May 5, 2011, the FDA sent a letter to the Evangers company of Illinois outlining a few problems with their canned products.
Sadly, this is not the first time. Not even close.
After reports of manufacturing practices that could potentially lead to botulism contamination, the FDA revoked Evanger’s ability to sell their canned products over state lines in April of 2008.
You can click here for a good example of how that situation played out. In general, the FDA is difficult to glean information from, and with Evanger’s at the front of a media tsunami trying to play down the situation, many people came to the company’s defense. Most consumers seemed unwilling to consider that their favourite brand was involved in unsafe practices, and others simply viewed this as an attack on a small private pet food label (at the time there was a flood of complaints regarding Nutro products and outrage at the fact that it appeared the FDA was mishandling the situation – some people even believed that the attention paid to Evangers was an attempt to distract consumers from the Nutro situation).
As a pet store employee during this time (at a store that not only carried but supported Evangers) I can tell you that for the year leading up to this we were seeing significant signs of problems. Foreign matter was found in the cans, cans frequently arrived with broken seals, and at least two moldy cans were reported.
Since then, however, it appears that things have taken a turn for the worse. (*** edited to add: the FDA required Evangers to apply for an emergency operating permit in 2008 before they could resume interstate transport. They revoked this permit in June of 2009 because an inspection conducted between March and April of that year revealed continued unsafe practices. No other pet food company that I’m aware of has such a tangled history with the FDA, and I believe that this most recent incident proves just how totally ineffective the current system is at even enforcing the rules already in existence. ***)
This year we learned of three varieties of Venison dog food that contained foreign material – poultry, beef and soy (Eukanuba, Natural Balance and our old friend Nature’s Variety). It appears that the FDA may have taken notice, since the latest complaint leveled at Evangers involves protein substitution.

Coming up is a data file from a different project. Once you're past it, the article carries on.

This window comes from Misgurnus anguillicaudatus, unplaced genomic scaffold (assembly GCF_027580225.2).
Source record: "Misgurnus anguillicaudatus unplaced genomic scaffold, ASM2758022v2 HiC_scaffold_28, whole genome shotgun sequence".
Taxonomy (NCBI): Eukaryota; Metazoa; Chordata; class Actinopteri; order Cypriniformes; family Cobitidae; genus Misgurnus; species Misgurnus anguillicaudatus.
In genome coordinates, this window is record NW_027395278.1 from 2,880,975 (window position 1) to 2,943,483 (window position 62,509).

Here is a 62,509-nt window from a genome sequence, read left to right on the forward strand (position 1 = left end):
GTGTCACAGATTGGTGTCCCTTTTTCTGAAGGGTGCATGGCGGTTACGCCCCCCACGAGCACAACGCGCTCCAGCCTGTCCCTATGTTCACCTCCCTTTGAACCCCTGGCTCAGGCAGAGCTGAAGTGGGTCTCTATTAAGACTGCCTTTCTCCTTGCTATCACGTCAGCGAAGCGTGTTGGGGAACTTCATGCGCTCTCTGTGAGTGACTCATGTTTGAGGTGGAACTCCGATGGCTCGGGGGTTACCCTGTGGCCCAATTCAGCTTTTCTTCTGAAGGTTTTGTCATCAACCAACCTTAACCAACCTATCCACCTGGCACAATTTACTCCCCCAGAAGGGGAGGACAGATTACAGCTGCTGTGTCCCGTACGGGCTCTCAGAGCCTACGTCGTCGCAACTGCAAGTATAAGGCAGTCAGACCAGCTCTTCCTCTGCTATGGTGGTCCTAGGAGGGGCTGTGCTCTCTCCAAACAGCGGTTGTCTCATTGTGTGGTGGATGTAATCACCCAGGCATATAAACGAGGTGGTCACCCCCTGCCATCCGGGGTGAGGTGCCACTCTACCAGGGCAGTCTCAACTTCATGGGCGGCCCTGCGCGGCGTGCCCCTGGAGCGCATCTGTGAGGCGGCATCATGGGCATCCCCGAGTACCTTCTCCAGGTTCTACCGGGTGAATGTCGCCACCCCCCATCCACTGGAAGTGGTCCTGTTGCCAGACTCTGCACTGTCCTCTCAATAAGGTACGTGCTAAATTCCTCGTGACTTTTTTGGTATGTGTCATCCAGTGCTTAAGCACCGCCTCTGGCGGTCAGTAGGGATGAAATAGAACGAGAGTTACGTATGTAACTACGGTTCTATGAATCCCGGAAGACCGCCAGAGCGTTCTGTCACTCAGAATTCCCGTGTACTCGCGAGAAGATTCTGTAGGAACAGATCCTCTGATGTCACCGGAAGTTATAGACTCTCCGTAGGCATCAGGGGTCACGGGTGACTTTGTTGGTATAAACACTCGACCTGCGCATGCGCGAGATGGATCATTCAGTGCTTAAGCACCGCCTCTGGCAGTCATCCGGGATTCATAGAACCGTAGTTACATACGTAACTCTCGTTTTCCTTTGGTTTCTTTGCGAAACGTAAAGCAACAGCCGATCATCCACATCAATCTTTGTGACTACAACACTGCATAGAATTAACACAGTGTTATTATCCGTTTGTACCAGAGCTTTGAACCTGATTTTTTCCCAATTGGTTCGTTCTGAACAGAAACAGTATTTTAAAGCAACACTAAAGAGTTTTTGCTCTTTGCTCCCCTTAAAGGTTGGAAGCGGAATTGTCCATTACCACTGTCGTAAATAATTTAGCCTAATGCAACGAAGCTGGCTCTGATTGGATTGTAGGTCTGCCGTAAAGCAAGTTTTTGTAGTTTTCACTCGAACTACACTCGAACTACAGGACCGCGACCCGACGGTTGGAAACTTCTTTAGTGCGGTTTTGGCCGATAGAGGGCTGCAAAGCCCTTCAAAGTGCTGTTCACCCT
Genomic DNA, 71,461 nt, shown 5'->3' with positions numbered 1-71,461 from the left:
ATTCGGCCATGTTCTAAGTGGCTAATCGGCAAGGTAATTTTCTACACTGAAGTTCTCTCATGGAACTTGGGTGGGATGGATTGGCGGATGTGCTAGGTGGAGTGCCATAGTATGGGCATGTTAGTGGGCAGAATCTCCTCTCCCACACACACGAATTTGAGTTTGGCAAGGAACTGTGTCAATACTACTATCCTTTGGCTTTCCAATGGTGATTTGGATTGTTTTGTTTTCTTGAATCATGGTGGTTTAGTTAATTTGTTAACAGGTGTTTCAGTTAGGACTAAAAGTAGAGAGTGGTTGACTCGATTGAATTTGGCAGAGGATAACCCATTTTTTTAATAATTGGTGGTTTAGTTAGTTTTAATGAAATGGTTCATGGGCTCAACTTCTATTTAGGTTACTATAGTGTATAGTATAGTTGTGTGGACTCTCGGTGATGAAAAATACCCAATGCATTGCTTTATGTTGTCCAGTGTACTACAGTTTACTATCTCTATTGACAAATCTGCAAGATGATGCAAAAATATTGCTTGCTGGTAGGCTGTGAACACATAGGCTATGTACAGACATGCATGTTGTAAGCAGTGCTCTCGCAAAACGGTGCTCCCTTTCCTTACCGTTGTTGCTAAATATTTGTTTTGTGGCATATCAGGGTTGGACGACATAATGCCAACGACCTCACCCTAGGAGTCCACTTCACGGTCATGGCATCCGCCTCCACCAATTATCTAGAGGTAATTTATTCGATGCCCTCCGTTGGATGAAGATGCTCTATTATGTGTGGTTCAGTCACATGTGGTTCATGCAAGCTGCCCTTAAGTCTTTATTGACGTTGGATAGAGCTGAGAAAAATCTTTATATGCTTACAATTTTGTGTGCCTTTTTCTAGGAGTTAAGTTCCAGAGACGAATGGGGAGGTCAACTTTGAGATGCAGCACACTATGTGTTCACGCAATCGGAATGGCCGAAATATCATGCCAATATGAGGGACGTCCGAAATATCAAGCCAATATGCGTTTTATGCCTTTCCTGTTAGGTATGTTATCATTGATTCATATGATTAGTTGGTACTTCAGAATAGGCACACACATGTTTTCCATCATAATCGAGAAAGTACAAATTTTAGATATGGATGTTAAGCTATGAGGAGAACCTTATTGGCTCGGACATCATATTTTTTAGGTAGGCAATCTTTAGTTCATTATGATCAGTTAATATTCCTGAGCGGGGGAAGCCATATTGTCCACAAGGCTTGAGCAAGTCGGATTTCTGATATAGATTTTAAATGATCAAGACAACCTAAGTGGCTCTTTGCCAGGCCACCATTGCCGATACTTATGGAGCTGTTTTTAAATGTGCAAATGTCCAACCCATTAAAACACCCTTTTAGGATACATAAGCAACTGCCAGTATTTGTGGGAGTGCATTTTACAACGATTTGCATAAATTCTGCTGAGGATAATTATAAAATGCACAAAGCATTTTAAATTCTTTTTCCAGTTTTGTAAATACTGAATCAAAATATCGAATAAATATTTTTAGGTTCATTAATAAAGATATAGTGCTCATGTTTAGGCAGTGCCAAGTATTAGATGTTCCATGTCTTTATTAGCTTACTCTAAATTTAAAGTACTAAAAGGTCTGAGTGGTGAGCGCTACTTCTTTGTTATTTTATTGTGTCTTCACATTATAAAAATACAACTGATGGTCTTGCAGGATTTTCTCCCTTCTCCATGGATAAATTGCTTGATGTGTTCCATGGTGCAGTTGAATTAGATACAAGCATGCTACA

Note that I said “substitution.” It seems that the FDA tested two varieties of Evangers, “Lamb and Rice Dog Food” and “Grain Free Duck Pet Food.” Their findings were very upsetting, although perhaps not surprising.
The “Lamb and Rice Dog Food” was tested for lamb – and was negative. It was, however, positive for Bovine protein or Beef. Considering that lamb and rice formulations are almost always used for allergies and/or stomach upset, and the fact that beef is often listed as one of the worst allergens for dogs, could Evangers have made a worse choice? It’s important to pay special attention to the complete lack of lamb protein. This wasn’t a matter of trying to reduce the overall cost of a product by substituting some cheaper ingredients – this is a blatant case of fraud.
I suppose the issue should have been apparent, you can see on their website that under canned dog food their “Lamb and Rice” product is actually the cheapest one they offer. Less than beef, chicken, turkey, duck or vegetarian. Could this have been the first hint? The Lamb Dinner in their “Classic” line is also the same price as the chicken, which of course leaves me to wonder just how many products were actually tested. There’s a big difference between only finding two substitutions after testing the entire product line and only finding two substitutions after testing a portion of the product line, and considering the pricing I can’t believe that they would substitute lamb in one and not the other.
But it doesn’t end there. The “Grain Free Duck Pet Food” was found to contain NO DUCK. The protein source is not specified (which leads to even more questions, as far as I’m concerned) but they are quite positive that the product does not contain duck. Considering the price of duck and the reasons that consumers would choose this product over other alternatives (allergies, food sensitivities, etc) this situation is beyond despicable. I should note that again, this product is SERIOUSLY underpriced if it were to contain what was on the label. This is not a new issue – these cans used to retail in our area for under $2 a can. Is it any surprise that for $1.69 you’re not actually getting a balanced grain free duck product? (Not that cheap products should be held to a lower standard when it comes to labeling and safety!)
Because of these and past events, we have added ALL Evanger’s products to our “Do Not Buy” list. This company has proven themselves time and time again to be far more concerned with the bottom line than with safety or quality. Need more proof? You’ll notice that there is not a WORD of this issue on the company’s website. You’ll notice they have NOT issued a recall for these products.
Once again, I ask you to vote with your wallet. And once again I have to ask why we don’t have a certification program in place?
*** No, I am not suggesting that Evangers was using zucchini, dogs or cats in their canned duck product. The fact is, we don’t know WHAT is in that can. The use of zucchini, dogs and cats dressed as ducks is an exercise in sarcasm, nothing more.